International efforts to improve transparency via automatic exchange of information on financial accounts are improving tax compliance and delivering concrete results for governments worldwide, according to new data released today by the OECD.
More than 90 jurisdictions participating in a global transparency initiative under the OECD’s Common Reporting Standard (CRS) since 2018 have now exchanged information on 47 million offshore accounts, with a total value of around EUR 4.9 trillion.
The Automatic Exchange of Information (AEOI) initiative - activated through 4,500 bilateral relationships - marks the largest exchange of tax information in history, as well as the culmination of more than two decades of international efforts to counter tax evasion.
“The international community has brought about an unprecedented level of transparency in tax matters, which will bring concrete results for government revenues and services in the years to come,” according to OECD Secretary-General Angel Gurria, unveiling the new data prior to a meeting of G20 finance ministers in Fukuoka, Japan.
“The transparency initiatives we have designed and implemented through the G20 have uncovered a deep pool of offshore funds that can now be effectively taxed by authorities worldwide.
Continuing analysis of cross-border financial activity is already demonstrating the extent that international standards on automatic exchange of information have strengthened tax compliance, and we expect to see even stronger results moving forward,” Mr Gurria said.
Voluntary disclosure of offshore accounts, financial assets and income in the run-up to full implementation of the AEOI initiative resulted in more than EUR 95 billion in additional revenue (tax, interest and penalties) for OECD and G20 countries over the 2009-2019 period.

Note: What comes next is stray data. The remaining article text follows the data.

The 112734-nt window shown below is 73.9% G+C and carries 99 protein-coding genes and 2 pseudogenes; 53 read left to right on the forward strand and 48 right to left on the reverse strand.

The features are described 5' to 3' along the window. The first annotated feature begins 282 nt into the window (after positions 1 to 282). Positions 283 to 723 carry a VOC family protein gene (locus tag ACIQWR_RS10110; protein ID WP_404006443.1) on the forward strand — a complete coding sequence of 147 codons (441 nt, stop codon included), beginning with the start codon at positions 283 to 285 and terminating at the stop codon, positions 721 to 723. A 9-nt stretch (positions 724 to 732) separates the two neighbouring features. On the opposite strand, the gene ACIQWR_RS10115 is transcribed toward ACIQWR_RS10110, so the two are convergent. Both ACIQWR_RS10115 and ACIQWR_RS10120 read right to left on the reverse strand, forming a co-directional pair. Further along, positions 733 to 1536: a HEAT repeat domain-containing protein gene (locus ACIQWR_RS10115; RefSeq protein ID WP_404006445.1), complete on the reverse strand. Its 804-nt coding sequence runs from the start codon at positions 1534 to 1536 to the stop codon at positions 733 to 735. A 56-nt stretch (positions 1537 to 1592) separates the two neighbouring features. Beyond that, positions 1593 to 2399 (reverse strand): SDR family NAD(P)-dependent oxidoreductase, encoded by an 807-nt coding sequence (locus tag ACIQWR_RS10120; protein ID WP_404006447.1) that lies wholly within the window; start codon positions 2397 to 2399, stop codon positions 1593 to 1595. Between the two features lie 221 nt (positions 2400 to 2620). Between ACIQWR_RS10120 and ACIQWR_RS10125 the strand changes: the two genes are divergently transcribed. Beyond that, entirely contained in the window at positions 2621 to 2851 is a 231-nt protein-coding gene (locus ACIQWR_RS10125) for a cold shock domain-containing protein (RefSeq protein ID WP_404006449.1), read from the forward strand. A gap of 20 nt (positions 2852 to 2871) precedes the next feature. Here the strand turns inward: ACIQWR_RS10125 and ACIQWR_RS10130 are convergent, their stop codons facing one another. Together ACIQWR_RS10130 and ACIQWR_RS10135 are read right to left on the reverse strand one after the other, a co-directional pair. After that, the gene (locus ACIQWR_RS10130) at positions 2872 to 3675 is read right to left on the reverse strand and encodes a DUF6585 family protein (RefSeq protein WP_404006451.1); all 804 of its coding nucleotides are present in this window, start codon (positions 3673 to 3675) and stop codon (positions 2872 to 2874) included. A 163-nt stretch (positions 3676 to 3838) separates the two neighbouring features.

This cumulative amount is up by EUR 2 billion since the last reporting by OECD in November 2018.
Preliminary OECD analysis drawing on a methodology used in previous studies shows the very substantial impact AEOI is having on bank deposits in international financial centres (IFCs).
Deposits held by companies or individuals in more than 40 key IFCs increased substantially over the 2000 to 2008 period, reaching a peak of USD 1.6 trillion by mid-2008.
These deposits have fallen by 34% over the past ten years, representing a decline of USD 551 billion, as countries adhered to tighter transparency standards.
A large part of that decline is due to the onset of the AEOI initiative, which accounts for about two thirds of the decrease.
Specifically, AEOI has led to a decline of 20% to 25% in the bank deposits in IFCs, according to preliminary data.
The complete study is expected to be published later this year.
“These impressive results are only the first stock-taking of our collective efforts,” Mr Gurria said.
“Even more tax revenue is expected as countries continue to process the information received through data-matching and other investigation tools.
We really are moving closer to a world where there is nowhere left to hide.”
Source: OECD News